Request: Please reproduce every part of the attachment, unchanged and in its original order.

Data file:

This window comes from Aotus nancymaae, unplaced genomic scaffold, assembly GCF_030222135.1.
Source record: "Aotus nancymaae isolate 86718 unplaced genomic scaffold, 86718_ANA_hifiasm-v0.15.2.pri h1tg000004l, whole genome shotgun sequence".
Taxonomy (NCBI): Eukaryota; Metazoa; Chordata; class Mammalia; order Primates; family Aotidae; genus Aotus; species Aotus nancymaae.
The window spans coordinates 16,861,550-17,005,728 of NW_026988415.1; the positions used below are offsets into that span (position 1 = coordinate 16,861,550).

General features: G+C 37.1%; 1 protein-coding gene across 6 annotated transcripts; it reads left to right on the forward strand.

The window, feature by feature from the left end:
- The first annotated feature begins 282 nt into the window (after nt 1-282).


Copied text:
This window comes from Aotus nancymaae, unplaced genomic scaffold, assembly GCF_030222135.1.
Source record: "Aotus nancymaae isolate 86718 unplaced genomic scaffold, 86718_ANA_hifiasm-v0.15.2.pri h1tg000004l, whole genome shotgun sequence".
Taxonomy (NCBI): Eukaryota; Metazoa; Chordata; class Mammalia; order Primates; family Aotidae; genus Aotus; species Aotus nancymaae.
The window spans coordinates 16,861,550-17,005,728 of NW_026988415.1; the positions used below are offsets into that span (position 1 = coordinate 16,861,550).

General features: G+C 37.1%; 1 protein-coding gene across 6 annotated transcripts; it reads left to right on the forward strand.

The window, feature by feature from the left end:
- The first annotated feature begins 282 nt into the window (after nt 1-282).